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What are the Different Types of Laparoscopic Bariatric Surgery?

By Amanda Barnhart
Updated May 17, 2024
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Patients who suffer from morbid obesity and fail to lose weight through low-calorie diets and exercise programs may undergo bariatric surgery to help them lose weight. Some weight loss surgeries can be done with a laparoscope, an instrument that shows the surgeon a magnified view of the inside of the abdomen on a screen and allows him to complete the procedure through very small incisions in the stomach. These procedures are desirable for many patients because they have a shorter recovery time and less pain following surgery than traditional open surgical procedures. Roux-en-Y gastric bypasses, gastric banding surgeries, and sleeve gastrectomies are the most common types of laparoscopic bariatric surgery.

During a Roux-en-Y gastric bypass, the surgeon separates a small portion of the upper stomach from the rest of the stomach and staples the remainder of the stomach closed. He then attaches part of the intestines to the pouch. After this type of laparoscopic bariatric surgery, the patient is not able to eat as much due to the smaller size of the stomach; thus, less calories are absorbed from the food the person does eat since some of the intestines are bypassed. The procedure takes about two hours, and patients are able to return to normal activities within one to three weeks. Patients who are extremely obese may require open surgery if the surgeon cannot complete the procedure with a laparoscope.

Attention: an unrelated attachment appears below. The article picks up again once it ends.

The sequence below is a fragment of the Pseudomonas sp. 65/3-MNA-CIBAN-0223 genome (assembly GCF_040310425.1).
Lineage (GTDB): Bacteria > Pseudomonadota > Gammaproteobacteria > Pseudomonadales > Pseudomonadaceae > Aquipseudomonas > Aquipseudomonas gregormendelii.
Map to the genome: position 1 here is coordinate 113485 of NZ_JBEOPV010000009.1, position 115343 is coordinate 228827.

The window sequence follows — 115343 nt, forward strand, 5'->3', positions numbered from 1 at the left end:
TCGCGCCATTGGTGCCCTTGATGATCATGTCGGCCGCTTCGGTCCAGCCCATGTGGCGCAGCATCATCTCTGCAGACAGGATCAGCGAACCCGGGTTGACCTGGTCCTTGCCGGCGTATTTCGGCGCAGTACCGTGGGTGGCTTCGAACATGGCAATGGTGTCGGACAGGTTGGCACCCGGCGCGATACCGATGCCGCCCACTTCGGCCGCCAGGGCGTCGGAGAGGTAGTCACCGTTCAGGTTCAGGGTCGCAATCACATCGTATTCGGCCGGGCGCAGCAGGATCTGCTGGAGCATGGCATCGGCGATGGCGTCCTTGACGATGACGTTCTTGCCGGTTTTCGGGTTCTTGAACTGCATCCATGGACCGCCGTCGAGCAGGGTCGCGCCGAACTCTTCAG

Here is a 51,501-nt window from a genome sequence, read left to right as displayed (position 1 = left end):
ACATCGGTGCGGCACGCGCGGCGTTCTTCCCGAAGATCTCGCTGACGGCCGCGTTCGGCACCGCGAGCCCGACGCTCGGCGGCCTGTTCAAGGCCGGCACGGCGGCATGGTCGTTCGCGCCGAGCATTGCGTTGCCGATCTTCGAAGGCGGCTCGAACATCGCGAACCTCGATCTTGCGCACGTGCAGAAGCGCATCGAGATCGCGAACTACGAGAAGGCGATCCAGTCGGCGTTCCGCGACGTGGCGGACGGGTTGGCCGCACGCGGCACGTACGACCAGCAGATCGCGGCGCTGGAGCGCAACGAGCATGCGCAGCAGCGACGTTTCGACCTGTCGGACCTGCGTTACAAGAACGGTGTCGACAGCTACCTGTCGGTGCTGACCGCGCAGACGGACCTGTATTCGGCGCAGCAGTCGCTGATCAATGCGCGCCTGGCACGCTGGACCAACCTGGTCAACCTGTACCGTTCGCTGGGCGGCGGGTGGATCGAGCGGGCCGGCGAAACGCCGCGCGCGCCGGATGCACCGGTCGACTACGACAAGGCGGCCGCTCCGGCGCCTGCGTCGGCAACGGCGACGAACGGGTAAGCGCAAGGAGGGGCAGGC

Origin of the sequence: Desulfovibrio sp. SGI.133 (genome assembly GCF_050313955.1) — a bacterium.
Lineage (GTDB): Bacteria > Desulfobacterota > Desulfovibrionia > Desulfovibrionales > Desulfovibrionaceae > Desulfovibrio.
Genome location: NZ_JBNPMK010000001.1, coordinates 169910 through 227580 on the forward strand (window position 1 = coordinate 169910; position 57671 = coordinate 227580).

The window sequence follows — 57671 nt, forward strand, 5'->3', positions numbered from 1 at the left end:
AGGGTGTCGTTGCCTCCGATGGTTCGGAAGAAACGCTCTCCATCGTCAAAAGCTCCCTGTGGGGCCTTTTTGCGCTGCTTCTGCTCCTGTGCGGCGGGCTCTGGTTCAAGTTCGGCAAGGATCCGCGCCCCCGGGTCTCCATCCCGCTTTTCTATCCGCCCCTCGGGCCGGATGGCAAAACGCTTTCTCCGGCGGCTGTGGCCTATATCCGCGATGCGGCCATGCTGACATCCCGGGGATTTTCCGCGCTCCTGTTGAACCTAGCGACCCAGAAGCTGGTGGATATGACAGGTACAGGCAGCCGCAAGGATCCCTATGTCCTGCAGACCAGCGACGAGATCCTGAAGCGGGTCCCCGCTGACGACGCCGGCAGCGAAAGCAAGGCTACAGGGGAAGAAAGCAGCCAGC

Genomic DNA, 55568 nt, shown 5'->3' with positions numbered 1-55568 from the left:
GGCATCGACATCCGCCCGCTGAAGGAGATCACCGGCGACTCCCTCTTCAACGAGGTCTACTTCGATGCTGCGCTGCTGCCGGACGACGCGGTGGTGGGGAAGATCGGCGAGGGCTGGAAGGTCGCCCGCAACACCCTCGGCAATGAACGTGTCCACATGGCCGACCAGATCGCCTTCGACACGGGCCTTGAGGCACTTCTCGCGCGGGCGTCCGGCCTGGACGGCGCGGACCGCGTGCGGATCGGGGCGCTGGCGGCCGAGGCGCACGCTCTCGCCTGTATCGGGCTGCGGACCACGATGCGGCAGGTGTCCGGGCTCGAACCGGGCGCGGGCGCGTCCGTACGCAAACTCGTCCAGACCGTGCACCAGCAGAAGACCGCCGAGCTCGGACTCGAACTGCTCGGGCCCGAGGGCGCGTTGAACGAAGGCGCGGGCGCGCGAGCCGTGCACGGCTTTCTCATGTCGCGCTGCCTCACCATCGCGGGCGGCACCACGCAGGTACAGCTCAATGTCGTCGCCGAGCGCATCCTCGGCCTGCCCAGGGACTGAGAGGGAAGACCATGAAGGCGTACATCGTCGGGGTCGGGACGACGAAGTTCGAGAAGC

Gastric banding procedures are usually performed as laparoscopic bariatric surgery. During these surgeries, a surgeon places either an adjustable or stationary elastic band around the upper part of the stomach. This creates a smaller portion of the stomach that is able to hold food, and food passes through the digestive system more slowly, helping the patient feel full longer. Adjustable bands can be inflated or deflated to allow for more or less restriction, making them a good choice for women who may get pregnant since they can be adjusted to allow a woman to consume more food during her pregnancy. The procedure is often done in less than an hour, and many patients return home within 24 hours following surgery.

Another common type of laparoscopic bariatric surgery, the sleeve gastrectomy, is often done on patients who have medical problems that prevent them from undergoing gastric bypass surgery. During the procedure, a surgeon removes about 75 percent of the patient's stomach, leaving a small tube to hold food, which he connects to the patient's intestines. Many sleeve gastrectomy patients have a follow-up gastric bypass surgery 12 to 18 months after the initial procedure to help them lose more weight.

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